Business Secretary Announces Plans to Increase Apprentice Minimum Wage

A new proposal from the Business Secretary which aims to simplify the national minimum wage for apprentices has been announced

A new proposal from the Business Secretary Vince Cable which aims to simplify and boost the national minimum wage for apprentices in order to make apprenticeships a more financially attractive route for young people is to be presented to the Low Pay Commission.

The new proposal would give around 31,000 apprentices, aged 16 to 17 in their first year of their programme, a pay rise of over £1 an hour, rising from £2.73 to £3.79 per hour.

The policy is to be put forward to the Low Pay Commission (LPC) in the next few weeks and would create a single national minimum wage rate for 16 to 17 year olds in employment and for all apprentices in the first year of their apprenticeship.


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The policy is also designed to streamline the number of minimum wage rates employers have to contend with down from 4 to 3, to make it easier for employers to understand and comply with minimum wage law. Currently an apprentice is dependent on their age and how long they’ve been on their apprenticeship.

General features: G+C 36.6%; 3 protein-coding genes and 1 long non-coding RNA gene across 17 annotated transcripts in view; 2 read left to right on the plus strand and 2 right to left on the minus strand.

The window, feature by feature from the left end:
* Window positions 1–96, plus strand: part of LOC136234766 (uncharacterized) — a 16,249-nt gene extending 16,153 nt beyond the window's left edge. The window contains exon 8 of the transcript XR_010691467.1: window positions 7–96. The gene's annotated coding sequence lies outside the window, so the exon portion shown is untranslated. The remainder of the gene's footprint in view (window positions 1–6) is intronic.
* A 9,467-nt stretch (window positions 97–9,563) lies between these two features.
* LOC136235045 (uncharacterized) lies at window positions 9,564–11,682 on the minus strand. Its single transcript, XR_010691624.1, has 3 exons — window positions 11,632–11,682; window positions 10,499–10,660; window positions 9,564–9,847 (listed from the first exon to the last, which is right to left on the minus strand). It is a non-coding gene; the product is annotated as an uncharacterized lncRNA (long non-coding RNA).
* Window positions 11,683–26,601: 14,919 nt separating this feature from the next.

Business Secretary Vince Cable said:

“The national minimum wage has successfully protected the incomes and jobs of the lowest paid workers in the UK. This year we have made the first above inflation rise in the minimum wage since the recession”

“With the economy on the road to recovery, all workers – including apprentices – should be able to share in the proceeds of growth. We want apprenticeships to remain an attractive option for young people deciding whether to earn whilst they learn or go straight into employment.”

“This is why I propose putting apprentices on a level playing field with young people entering the labour market. Applied to current minimum wage rates, this would be an increase on first year pay of over a third, as well as simplifying a pay structure that all too often catches employers out.”

The LPC will make their recommendations on this, alongside the 2015 national minimum wage rates, in February 2015. Government will then decide on any changes to the structure, based on the LPC’s recommendations.

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